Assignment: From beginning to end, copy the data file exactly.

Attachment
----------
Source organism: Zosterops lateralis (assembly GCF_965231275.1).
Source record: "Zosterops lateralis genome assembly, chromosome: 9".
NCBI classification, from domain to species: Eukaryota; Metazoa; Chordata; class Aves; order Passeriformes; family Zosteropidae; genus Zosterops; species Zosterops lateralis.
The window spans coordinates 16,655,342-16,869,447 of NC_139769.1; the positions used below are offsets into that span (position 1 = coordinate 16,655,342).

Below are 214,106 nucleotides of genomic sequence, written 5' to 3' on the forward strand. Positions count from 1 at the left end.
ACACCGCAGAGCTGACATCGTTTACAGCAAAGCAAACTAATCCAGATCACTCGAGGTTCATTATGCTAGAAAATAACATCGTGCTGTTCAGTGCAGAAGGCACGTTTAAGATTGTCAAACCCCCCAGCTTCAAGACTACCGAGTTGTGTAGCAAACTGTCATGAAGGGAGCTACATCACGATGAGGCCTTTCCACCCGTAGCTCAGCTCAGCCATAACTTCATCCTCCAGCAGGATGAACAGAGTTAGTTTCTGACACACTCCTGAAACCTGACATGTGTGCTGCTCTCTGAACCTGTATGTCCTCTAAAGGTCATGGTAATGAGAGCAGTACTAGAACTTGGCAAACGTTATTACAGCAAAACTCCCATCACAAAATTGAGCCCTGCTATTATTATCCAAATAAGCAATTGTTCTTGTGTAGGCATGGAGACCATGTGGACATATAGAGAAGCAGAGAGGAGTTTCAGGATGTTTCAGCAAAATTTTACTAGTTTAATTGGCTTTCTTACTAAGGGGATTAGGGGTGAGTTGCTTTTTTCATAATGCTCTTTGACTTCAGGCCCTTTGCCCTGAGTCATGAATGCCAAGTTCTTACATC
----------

Source organism: Zosterops lateralis (assembly GCF_965231275.1).
Source record: "Zosterops lateralis genome assembly, chromosome: 9".
NCBI classification, from domain to species: Eukaryota; Metazoa; Chordata; class Aves; order Passeriformes; family Zosteropidae; genus Zosterops; species Zosterops lateralis.
The window spans coordinates 16,655,342-16,869,447 of NC_139769.1; the positions used below are offsets into that span (position 1 = coordinate 16,655,342).

Below are 214,106 nucleotides of genomic sequence, written 5' to 3' on the forward strand. Positions count from 1 at the left end.
ACACCGCAGAGCTGACATCGTTTACAGCAAAGCAAACTAATCCAGATCACTCGAGGTTCATTATGCTAGAAAATAACATCGTGCTGTTCAGTGCAGAAGGCACGTTTAAGATTGTCAAACCCCCCAGCTTCAAGACTACCGAGTTGTGTAGCAAACTGTCATGAAGGGAGCTACATCACGATGAGGCCTTTCCACCCGTAGCTCAGCTCAGCCATAACTTCATCCTCCAGCAGGATGAACAGAGTTAGTTTCTGACACACTCCTGAAACCTGACATGTGTGCTGCTCTCTGAACCTGTATGTCCTCTAAAGGTCATGGTAATGAGAGCAGTACTAGAACTTGGCAAACGTTATTACAGCAAAACTCCCATCACAAAATTGAGCCCTGCTATTATTATCCAAATAAGCAATTGTTCTTGTGTAGGCATGGAGACCATGTGGACATATAGAGAAGCAGAGAGGAGTTTCAGGATGTTTCAGCAAAATTTTACTAGTTTAATTGGCTTTCTTACTAAGGGGATTAGGGGTGAGTTGCTTTTTTCATAATGCTCTTTGACTTCAGGCCCTTTGCCCTGAGTCATGAATGCCAAGTTCTTACATC